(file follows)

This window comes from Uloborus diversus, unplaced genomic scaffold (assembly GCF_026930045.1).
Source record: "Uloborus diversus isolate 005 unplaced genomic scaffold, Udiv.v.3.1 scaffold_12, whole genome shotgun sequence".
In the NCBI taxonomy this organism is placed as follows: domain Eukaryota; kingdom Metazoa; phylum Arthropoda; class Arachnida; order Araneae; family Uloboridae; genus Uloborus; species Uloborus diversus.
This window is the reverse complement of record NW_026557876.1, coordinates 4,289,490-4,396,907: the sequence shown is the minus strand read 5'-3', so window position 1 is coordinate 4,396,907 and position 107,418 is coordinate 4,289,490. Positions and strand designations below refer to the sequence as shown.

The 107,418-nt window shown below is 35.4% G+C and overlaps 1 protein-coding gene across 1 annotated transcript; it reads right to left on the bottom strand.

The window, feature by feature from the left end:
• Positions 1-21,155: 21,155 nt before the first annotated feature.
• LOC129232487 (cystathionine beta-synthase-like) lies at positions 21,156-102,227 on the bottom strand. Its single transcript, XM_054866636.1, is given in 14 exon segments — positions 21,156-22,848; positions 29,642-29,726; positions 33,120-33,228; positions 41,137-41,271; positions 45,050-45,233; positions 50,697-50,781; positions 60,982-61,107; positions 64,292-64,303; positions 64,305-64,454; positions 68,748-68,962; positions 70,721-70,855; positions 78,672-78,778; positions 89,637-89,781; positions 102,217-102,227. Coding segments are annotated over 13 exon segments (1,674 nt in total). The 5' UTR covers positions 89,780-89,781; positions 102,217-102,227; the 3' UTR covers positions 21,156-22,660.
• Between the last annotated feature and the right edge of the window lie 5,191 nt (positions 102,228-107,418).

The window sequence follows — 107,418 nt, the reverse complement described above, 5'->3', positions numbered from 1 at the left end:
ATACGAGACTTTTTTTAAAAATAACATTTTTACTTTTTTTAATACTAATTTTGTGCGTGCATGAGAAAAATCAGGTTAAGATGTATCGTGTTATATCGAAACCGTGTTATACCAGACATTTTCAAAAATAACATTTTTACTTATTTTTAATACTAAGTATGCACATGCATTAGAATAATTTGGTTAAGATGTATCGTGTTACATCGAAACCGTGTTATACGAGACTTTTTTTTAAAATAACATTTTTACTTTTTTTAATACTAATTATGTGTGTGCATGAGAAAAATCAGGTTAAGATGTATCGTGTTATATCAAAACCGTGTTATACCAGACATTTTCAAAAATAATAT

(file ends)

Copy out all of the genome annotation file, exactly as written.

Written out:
This window comes from Uloborus diversus, unplaced genomic scaffold (assembly GCF_026930045.1).
Source record: "Uloborus diversus isolate 005 unplaced genomic scaffold, Udiv.v.3.1 scaffold_12, whole genome shotgun sequence".
In the NCBI taxonomy this organism is placed as follows: domain Eukaryota; kingdom Metazoa; phylum Arthropoda; class Arachnida; order Araneae; family Uloboridae; genus Uloborus; species Uloborus diversus.
This window is the reverse complement of record NW_026557876.1, coordinates 4,289,490-4,396,907: the sequence shown is the minus strand read 5'-3', so window position 1 is coordinate 4,396,907 and position 107,418 is coordinate 4,289,490. Positions and strand designations below refer to the sequence as shown.

The 107,418-nt window shown below is 35.4% G+C and overlaps 1 protein-coding gene across 1 annotated transcript; it reads right to left on the bottom strand.

The window, feature by feature from the left end:
• Positions 1-21,155: 21,155 nt before the first annotated feature.
• LOC129232487 (cystathionine beta-synthase-like) lies at positions 21,156-102,227 on the bottom strand. Its single transcript, XM_054866636.1, is given in 14 exon segments — positions 21,156-22,848; positions 29,642-29,726; positions 33,120-33,228; positions 41,137-41,271; positions 45,050-45,233; positions 50,697-50,781; positions 60,982-61,107; positions 64,292-64,303; positions 64,305-64,454; positions 68,748-68,962; positions 70,721-70,855; positions 78,672-78,778; positions 89,637-89,781; positions 102,217-102,227. Coding segments are annotated over 13 exon segments (1,674 nt in total). The 5' UTR covers positions 89,780-89,781; positions 102,217-102,227; the 3' UTR covers positions 21,156-22,660.
• Between the last annotated feature and the right edge of the window lie 5,191 nt (positions 102,228-107,418).

The window sequence follows — 107,418 nt, the reverse complement described above, 5'->3', positions numbered from 1 at the left end:
ATACGAGACTTTTTTTAAAAATAACATTTTTACTTTTTTTAATACTAATTTTGTGCGTGCATGAGAAAAATCAGGTTAAGATGTATCGTGTTATATCGAAACCGTGTTATACCAGACATTTTCAAAAATAACATTTTTACTTATTTTTAATACTAAGTATGCACATGCATTAGAATAATTTGGTTAAGATGTATCGTGTTACATCGAAACCGTGTTATACGAGACTTTTTTTTAAAATAACATTTTTACTTTTTTTAATACTAATTATGTGTGTGCATGAGAAAAATCAGGTTAAGATGTATCGTGTTATATCAAAACCGTGTTATACCAGACATTTTCAAAAATAATAT